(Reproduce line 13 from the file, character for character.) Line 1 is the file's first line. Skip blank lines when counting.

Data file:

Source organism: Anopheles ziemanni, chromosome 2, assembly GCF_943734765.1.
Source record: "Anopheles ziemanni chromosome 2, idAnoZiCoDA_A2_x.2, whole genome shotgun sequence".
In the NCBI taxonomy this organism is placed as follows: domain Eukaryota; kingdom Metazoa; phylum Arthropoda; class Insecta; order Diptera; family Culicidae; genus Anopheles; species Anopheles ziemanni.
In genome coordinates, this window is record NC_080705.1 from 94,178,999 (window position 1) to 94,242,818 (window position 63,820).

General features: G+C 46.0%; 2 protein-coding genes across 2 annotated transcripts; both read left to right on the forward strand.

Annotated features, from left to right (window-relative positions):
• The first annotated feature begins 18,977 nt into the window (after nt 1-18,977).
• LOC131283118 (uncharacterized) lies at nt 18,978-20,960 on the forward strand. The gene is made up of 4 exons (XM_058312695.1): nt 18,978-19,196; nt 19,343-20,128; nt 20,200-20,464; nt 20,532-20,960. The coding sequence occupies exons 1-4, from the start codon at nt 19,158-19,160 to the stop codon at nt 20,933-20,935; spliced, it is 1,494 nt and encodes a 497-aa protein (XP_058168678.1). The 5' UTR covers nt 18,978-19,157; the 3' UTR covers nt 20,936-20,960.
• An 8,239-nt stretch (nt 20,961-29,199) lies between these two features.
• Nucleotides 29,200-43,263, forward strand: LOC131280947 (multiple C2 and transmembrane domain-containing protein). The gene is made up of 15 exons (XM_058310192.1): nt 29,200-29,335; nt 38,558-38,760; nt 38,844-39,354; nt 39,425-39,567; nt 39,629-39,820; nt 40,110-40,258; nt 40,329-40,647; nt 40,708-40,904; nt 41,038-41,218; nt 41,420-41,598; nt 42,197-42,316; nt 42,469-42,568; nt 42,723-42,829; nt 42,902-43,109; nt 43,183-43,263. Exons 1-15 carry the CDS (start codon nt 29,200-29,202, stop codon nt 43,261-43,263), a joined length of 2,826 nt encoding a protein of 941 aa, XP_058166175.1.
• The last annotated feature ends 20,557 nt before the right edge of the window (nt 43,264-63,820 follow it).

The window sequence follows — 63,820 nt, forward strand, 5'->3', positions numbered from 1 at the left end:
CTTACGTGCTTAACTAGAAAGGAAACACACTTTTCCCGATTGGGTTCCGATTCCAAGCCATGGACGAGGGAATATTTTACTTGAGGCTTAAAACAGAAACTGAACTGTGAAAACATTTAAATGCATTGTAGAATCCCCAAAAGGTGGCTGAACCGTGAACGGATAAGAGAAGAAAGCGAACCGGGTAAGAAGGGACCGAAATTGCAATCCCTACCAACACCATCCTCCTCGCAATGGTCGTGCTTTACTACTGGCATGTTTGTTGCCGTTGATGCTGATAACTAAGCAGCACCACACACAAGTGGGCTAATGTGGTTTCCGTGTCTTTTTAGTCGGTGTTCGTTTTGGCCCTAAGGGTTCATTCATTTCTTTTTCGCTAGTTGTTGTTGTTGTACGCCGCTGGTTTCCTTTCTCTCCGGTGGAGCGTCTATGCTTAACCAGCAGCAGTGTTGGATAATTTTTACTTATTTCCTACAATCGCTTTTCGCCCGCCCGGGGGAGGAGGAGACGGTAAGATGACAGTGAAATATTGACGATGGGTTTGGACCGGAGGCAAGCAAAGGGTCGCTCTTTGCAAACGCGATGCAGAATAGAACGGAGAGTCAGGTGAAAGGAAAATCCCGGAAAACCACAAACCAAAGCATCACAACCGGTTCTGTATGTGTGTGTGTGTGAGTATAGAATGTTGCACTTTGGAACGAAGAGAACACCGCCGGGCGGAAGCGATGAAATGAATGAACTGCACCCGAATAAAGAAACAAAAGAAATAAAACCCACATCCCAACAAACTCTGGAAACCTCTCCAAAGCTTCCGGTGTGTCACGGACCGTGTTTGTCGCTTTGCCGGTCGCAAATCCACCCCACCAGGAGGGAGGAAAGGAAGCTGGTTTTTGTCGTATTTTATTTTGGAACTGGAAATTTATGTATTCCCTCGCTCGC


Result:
CTTACGTGCTTAACTAGAAAGGAAACACACTTTTCCCGATTGGGTTCCGATTCCAAGCCATGGACGAGGGAATATTTTACTTGAGGCTTAAAACAGAAACTGAACTGTGAAAACATTTAAATGCATTGTAGAATCCCCAAAAGGTGGCTGAACCGTGAACGGATAAGAGAAGAAAGCGAACCGGGTAAGAAGGGACCGAAATTGCAATCCCTACCAACACCATCCTCCTCGCAATGGTCGTGCTTTACTACTGGCATGTTTGTTGCCGTTGATGCTGATAACTAAGCAGCACCACACACAAGTGGGCTAATGTGGTTTCCGTGTCTTTTTAGTCGGTGTTCGTTTTGGCCCTAAGGGTTCATTCATTTCTTTTTCGCTAGTTGTTGTTGTTGTACGCCGCTGGTTTCCTTTCTCTCCGGTGGAGCGTCTATGCTTAACCAGCAGCAGTGTTGGATAATTTTTACTTATTTCCTACAATCGCTTTTCGCCCGCCCGGGGGAGGAGGAGACGGTAAGATGACAGTGAAATATTGACGATGGGTTTGGACCGGAGGCAAGCAAAGGGTCGCTCTTTGCAAACGCGATGCAGAATAGAACGGAGAGTCAGGTGAAAGGAAAATCCCGGAAAACCACAAACCAAAGCATCACAACCGGTTCTGTATGTGTGTGTGTGTGAGTATAGAATGTTGCACTTTGGAACGAAGAGAACACCGCCGGGCGGAAGCGATGAAATGAATGAACTGCACCCGAATAAAGAAACAAAAGAAATAAAACCCACATCCCAACAAACTCTGGAAACCTCTCCAAAGCTTCCGGTGTGTCACGGACCGTGTTTGTCGCTTTGCCGGTCGCAAATCCACCCCACCAGGAGGGAGGAAAGGAAGCTGGTTTTTGTCGTATTTTATTTTGGAACTGGAAATTTATGTATTCCCTCGCTCGC